Five Easy Ways to Help Kids Learn

Japanese educationist and music teacher Shinichi Suzuki once said that the destiny of children lies in the hands of their parents and teachers.

It’s quite a statement – very true and very scary!

One way to impact positively on children’s futures is for parents to help children value learning for learning’s sake.

This sounds a little bizarre as children are natural learners. They have to be or they would never develop. Sometimes children shut down from learning. They do so when they experience failure or someone tells them they can’t learn.

But children can’t afford to shut down from learning as life now rewards those who continually learn. It always has but the benefits that go the way of continuous learners in terms of financial rewards and satisfaction is accelerating due to our rapid change society.

Help your child value learning:

1. Model continuous learning. What are you learning yourself? Are you taking any courses, reading any books or taking a new program? Let kids see that you value learning and continual improvement.

2. Make it easy for kids to learn. Build scaffolds for success by breaking big tasks into small tasks. They learn to make the bed by first arranging their teddies and smoothing the pillows.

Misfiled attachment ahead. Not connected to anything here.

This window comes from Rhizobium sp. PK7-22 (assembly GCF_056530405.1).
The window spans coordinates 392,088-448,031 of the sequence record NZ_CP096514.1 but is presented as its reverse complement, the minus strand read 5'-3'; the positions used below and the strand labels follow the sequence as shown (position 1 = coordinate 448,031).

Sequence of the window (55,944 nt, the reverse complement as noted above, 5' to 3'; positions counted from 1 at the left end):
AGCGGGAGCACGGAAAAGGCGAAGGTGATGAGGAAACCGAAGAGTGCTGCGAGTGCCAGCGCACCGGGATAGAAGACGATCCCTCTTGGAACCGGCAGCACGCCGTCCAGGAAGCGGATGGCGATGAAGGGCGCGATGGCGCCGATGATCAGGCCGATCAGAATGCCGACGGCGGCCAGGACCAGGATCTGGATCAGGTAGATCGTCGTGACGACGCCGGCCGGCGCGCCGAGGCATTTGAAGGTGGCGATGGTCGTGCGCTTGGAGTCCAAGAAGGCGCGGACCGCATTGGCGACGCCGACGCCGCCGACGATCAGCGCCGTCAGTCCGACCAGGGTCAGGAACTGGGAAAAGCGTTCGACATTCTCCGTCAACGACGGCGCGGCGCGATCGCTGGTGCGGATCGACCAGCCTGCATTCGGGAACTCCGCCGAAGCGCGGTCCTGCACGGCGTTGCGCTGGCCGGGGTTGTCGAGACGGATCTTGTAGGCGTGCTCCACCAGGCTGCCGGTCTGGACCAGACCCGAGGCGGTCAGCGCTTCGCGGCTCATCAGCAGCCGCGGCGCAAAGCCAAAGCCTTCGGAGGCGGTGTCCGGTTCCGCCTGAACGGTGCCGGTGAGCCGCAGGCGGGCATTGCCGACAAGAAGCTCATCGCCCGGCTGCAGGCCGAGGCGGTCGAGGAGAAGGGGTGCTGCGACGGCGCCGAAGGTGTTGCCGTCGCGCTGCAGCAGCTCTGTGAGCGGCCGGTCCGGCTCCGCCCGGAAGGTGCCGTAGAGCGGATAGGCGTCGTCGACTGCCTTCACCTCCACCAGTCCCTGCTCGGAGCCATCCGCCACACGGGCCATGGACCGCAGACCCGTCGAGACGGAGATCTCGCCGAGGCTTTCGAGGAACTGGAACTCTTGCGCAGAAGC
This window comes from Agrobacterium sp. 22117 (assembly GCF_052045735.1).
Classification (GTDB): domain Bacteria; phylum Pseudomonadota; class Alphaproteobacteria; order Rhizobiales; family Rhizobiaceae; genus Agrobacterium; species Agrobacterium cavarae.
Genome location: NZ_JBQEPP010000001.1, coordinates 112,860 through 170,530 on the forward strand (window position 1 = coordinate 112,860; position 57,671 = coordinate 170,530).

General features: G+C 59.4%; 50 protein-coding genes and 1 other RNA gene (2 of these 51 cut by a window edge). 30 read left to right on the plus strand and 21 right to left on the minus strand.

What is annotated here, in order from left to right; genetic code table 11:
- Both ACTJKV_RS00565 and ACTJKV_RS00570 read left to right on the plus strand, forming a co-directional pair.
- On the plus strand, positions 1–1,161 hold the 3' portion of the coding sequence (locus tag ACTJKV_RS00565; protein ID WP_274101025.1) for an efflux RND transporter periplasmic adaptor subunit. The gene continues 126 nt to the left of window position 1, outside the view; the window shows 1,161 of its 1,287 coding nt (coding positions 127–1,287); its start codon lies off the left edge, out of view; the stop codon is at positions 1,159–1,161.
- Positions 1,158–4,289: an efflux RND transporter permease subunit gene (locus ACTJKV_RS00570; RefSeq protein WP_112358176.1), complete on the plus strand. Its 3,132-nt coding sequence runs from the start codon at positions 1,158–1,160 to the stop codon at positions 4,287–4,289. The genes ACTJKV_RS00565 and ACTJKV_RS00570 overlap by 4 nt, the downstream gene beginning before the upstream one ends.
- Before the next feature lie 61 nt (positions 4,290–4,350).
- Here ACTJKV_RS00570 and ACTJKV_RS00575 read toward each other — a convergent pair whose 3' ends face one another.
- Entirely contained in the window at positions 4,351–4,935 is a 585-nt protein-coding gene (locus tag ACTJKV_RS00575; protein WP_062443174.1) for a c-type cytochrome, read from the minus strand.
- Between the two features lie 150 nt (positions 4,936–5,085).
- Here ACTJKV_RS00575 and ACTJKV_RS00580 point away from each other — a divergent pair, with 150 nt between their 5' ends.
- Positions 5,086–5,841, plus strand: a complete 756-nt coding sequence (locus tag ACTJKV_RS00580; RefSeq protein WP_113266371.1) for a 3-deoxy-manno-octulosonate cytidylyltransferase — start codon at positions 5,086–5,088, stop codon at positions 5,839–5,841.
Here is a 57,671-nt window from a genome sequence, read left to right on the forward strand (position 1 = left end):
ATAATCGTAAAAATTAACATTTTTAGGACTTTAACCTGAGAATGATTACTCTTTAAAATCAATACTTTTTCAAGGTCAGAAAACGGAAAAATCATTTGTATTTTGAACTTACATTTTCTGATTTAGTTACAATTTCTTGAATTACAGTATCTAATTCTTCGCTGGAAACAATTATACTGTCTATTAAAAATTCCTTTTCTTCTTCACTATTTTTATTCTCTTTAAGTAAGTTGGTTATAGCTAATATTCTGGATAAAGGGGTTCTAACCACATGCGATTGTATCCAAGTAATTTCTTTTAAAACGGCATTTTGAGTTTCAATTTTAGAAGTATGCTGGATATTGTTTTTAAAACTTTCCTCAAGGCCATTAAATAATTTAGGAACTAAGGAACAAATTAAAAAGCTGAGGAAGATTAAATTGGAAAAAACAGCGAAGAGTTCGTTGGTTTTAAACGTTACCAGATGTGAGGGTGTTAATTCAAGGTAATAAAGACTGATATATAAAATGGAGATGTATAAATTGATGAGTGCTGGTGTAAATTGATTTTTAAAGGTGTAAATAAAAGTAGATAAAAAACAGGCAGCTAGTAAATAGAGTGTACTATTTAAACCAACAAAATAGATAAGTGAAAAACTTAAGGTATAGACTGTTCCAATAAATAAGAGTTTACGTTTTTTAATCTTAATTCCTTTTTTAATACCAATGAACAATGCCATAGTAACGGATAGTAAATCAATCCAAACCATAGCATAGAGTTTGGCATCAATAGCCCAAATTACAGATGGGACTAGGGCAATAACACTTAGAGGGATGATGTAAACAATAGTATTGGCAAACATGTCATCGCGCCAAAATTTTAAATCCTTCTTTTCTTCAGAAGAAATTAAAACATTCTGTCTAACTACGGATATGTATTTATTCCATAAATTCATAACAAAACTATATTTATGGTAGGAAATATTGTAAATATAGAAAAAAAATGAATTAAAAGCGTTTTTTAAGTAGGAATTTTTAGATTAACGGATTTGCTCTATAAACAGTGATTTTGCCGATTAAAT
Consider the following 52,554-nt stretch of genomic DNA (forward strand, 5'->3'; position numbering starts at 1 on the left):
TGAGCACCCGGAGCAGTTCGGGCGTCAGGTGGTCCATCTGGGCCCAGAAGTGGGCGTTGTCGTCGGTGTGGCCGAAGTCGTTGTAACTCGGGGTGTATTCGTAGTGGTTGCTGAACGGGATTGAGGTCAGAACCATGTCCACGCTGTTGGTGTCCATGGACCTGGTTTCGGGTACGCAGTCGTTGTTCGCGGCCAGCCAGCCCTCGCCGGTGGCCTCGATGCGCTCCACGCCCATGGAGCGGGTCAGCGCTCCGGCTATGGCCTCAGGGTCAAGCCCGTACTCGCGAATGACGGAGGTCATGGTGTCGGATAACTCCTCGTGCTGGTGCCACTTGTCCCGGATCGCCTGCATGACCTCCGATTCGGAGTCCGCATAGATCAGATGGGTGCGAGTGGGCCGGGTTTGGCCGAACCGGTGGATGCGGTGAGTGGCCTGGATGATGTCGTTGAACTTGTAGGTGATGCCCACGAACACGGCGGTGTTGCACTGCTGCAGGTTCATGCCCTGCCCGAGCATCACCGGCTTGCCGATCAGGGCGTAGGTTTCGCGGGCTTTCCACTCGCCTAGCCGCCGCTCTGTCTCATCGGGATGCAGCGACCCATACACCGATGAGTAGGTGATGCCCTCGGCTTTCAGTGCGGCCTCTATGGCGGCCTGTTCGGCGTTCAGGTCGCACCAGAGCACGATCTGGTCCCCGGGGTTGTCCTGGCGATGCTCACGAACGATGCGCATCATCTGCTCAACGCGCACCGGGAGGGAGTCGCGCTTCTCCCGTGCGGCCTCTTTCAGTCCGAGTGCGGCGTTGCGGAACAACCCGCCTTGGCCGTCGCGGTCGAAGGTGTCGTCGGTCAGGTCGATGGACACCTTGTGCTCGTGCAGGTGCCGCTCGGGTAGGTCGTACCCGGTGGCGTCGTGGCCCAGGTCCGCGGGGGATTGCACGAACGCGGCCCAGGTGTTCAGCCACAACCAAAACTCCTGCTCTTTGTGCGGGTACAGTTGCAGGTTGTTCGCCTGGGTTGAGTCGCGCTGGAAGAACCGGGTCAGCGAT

3. Teach kids something. Life with kids should be one long teaching session. Teach them how to set the table, answer the telephone correctly, complete a lunch order, fill out a tax form – get the idea. There’s lots to learn and you can teach a great deal of it.

4. Point out learning. Point out to kids when they learn something new. Make them feel good about themselves when they learn. Praise the act of learning rather than the results of their efforts.

5. Remind kids there are many ways to learn. Some of us learn better when using our hands, some when reading instructions or some need to copy someone else. Understanding this helps kids get over the “I’m dumb” syndrome they can experience when struggling to learn through one mode.

Learning is a lifelong task. We help shape the destiny of children as Suzuki so eloquently described by helping them see themselves as learners and valuing the act of their learning.